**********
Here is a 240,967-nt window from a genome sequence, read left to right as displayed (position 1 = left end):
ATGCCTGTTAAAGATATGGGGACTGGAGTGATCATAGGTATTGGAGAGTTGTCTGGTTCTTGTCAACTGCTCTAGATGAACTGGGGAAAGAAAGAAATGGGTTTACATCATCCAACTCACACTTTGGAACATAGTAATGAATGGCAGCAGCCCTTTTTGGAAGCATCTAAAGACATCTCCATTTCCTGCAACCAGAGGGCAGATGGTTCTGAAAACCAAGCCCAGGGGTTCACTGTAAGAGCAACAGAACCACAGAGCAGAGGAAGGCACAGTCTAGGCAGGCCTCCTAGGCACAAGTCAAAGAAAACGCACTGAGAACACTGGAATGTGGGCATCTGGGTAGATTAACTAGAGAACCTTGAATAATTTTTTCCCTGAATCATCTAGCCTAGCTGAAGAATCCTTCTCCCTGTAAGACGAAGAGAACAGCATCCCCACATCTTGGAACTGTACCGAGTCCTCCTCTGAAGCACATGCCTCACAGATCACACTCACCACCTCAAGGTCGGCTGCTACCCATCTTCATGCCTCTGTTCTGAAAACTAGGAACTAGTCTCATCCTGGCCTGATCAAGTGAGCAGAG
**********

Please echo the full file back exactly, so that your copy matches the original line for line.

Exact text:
Here is a 240,967-nt window from a genome sequence, read left to right as displayed (position 1 = left end):
ATGCCTGTTAAAGATATGGGGACTGGAGTGATCATAGGTATTGGAGAGTTGTCTGGTTCTTGTCAACTGCTCTAGATGAACTGGGGAAAGAAAGAAATGGGTTTACATCATCCAACTCACACTTTGGAACATAGTAATGAATGGCAGCAGCCCTTTTTGGAAGCATCTAAAGACATCTCCATTTCCTGCAACCAGAGGGCAGATGGTTCTGAAAACCAAGCCCAGGGGTTCACTGTAAGAGCAACAGAACCACAGAGCAGAGGAAGGCACAGTCTAGGCAGGCCTCCTAGGCACAAGTCAAAGAAAACGCACTGAGAACACTGGAATGTGGGCATCTGGGTAGATTAACTAGAGAACCTTGAATAATTTTTTCCCTGAATCATCTAGCCTAGCTGAAGAATCCTTCTCCCTGTAAGACGAAGAGAACAGCATCCCCACATCTTGGAACTGTACCGAGTCCTCCTCTGAAGCACATGCCTCACAGATCACACTCACCACCTCAAGGTCGGCTGCTACCCATCTTCATGCCTCTGTTCTGAAAACTAGGAACTAGTCTCATCCTGGCCTGATCAAGTGAGCAGAG